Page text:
Yet, when Brown turned back to his starters with 9:52 remaining, Ibaka, Powell and VanVleet were all on the court for the Raptors for another 1:16 — a whole 76 seconds in which Philly outscored Toronto 4-0. In a game that came down to the Raptors needing one three-pointer from Green to tie from a spot he shot 45.2 percent on the season (10 percent above league average), those four points loomed large.
The shooting was bad, no question about that. 27 percent from three-point range for a team that was the best in the league after the acquisition of Gasol won’t cut it. Danny Green would surely love to have a couple of his attempts back. Yet, in an increasingly make or miss league courtesy the variance of the three, the swish isn’t something that qualifies as a controllable outside of ensuring your best options are on the court to take them.
“We’re always thinking about any possible adjustments to it or changes or whatever,” Nurse said after the game. “And this’ll certainly give us cause to reflect and review that for sure. What we come up with by Game 3, I don’t know yet.
“There’s always little things you wished you would have changed, left this guy in longer or put this guy in sooner; there’s always little things here and there. But, again, I think we played pretty well with this rotation, we wanted to stay with it as much as we can.”
This Raptors squad can play “pretty well” on auto-pilot, but against teams where the granular becomes the crux, it’s imperative that they be great.
Both the Magic and Sixers present size and quickness that make it hard for VanVleet to get to the basket or get a shot off from the perimeter. Powell comes and goes with his jumper, while Serge Ibaka has struggled to find a flow early in games without someone who can consistently create for him in the pick-and-roll, and, of course, there are very few people who can actually live with Joel Embiid.
“First and foremost, those guys, we need them to be solid defensively and execute the game plan,” Nurse said. “We don’t want any breakdowns in coverages or poor transition defence, et cetera. That’s where it starts, really but then they’re all opportunity scorers.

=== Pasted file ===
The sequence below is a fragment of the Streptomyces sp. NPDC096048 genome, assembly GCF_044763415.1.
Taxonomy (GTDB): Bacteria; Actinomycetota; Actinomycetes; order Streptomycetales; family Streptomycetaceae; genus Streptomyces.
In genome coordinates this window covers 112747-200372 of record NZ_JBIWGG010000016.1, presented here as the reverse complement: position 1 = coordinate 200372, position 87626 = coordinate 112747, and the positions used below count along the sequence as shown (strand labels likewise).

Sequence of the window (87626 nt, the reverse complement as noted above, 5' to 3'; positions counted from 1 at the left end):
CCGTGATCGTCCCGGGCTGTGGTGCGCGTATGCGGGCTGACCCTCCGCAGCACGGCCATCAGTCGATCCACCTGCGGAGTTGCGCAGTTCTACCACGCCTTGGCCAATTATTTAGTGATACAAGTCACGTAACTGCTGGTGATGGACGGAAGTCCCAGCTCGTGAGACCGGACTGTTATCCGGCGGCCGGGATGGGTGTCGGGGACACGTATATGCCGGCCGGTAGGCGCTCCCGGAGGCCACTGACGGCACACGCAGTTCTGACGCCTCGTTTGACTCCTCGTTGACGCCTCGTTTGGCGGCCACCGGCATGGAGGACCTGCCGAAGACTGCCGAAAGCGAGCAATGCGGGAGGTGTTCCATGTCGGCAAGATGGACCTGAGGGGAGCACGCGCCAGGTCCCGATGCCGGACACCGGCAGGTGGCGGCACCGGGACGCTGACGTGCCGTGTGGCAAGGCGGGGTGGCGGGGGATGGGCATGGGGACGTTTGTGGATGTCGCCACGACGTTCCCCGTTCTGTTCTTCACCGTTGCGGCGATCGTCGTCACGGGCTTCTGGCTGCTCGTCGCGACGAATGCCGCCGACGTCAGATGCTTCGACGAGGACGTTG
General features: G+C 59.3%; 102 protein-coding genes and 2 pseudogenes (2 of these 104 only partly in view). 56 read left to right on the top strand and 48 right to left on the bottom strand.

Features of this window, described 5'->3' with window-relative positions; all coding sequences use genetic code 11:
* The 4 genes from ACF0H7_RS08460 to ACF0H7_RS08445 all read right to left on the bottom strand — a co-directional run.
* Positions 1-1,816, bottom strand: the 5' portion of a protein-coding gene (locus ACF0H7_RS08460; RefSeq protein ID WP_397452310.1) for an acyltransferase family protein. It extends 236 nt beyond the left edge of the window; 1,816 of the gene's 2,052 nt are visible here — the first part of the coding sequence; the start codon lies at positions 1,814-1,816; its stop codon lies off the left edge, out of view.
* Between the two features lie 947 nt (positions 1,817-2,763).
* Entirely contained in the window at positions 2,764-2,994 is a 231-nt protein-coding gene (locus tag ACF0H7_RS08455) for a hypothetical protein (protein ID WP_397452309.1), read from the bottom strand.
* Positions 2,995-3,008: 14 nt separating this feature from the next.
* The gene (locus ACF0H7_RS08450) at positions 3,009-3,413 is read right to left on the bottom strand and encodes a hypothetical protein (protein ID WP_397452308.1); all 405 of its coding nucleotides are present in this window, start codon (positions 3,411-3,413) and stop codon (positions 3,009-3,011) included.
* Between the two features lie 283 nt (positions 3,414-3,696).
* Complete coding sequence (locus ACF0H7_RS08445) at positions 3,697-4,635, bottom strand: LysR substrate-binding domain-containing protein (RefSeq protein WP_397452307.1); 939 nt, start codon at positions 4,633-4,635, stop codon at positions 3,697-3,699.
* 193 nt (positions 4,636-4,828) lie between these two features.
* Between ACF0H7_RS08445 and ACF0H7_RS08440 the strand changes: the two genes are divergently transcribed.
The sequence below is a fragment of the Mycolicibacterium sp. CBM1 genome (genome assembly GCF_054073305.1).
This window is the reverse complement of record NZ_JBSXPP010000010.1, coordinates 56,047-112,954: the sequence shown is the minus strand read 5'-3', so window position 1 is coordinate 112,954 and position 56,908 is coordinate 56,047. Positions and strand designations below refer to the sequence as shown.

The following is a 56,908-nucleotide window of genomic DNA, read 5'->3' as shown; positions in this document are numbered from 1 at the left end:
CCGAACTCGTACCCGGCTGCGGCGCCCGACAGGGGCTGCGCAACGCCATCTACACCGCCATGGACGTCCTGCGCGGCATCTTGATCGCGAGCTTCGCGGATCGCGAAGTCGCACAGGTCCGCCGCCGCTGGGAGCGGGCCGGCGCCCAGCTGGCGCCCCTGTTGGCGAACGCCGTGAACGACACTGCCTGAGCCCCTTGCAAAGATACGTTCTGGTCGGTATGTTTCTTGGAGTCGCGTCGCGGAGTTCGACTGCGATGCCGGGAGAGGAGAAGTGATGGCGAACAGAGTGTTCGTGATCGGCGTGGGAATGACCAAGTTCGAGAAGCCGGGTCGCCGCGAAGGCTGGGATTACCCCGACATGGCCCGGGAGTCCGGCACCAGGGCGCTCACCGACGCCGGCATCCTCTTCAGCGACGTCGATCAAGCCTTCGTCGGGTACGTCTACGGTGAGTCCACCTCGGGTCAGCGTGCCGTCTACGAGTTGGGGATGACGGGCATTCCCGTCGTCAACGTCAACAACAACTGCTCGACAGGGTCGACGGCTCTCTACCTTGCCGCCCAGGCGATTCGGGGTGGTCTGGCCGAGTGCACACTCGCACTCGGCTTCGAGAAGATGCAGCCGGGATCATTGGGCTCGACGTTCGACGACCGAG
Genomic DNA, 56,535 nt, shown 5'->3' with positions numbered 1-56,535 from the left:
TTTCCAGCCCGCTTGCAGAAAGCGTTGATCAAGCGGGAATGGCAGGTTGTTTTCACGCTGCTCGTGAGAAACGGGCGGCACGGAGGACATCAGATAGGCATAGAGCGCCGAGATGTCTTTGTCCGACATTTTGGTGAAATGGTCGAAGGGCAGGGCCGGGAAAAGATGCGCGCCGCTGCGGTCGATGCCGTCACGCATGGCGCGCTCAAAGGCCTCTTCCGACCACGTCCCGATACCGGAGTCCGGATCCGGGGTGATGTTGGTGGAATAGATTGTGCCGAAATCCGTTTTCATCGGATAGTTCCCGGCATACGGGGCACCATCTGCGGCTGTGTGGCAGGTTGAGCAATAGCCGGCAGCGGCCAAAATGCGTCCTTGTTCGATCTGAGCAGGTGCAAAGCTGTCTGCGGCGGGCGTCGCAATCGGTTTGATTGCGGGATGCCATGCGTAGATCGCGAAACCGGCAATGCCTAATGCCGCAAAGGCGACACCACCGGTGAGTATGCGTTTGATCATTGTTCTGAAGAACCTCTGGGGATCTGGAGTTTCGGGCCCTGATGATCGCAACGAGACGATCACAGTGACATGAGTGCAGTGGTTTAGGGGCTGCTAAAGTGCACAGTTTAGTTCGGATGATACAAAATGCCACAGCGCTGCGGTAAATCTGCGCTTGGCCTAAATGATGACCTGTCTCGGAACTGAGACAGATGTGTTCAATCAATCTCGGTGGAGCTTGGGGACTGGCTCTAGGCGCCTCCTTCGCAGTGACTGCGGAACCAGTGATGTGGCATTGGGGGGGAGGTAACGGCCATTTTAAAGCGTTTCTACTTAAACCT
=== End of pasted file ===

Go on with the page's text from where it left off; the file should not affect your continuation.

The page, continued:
“If driving lanes are there for Norman he’s got to take them, if shots are there for Norm he’s got to take them. If shots are there for Freddy and Serge, they’ve got to take them.”
They must play better, but expecting that to happen against Sixers players whose talent is far superior is asking for trouble. Ibaka has proven time and time again that his flow isn’t just about playing through mistakes early and finding a rhythm in the second half, he thrives when Lowry is able to get him going in the pick-and-roll.
There are minutes to be had at the right time to get more from him, at a position that will be pivotal to the Raptors’ success in this series. And if Nurse is looking to prioritize defence with the offence stagnant, perhaps there’s room for the length and quickness of Patrick McCaw if VanVleet continues to struggle.
In the opening series against the Magic, the overwhelming talent advantage gave Nurse plenty of margin for error. In Game 1 against the Sixers, his best talent gave him a longer leash with a double-digit lead. But when single possessions can be looked back on, when the variance of the three isn’t in your favour, the elbow grease and calculus between the lines is what will determine the winner.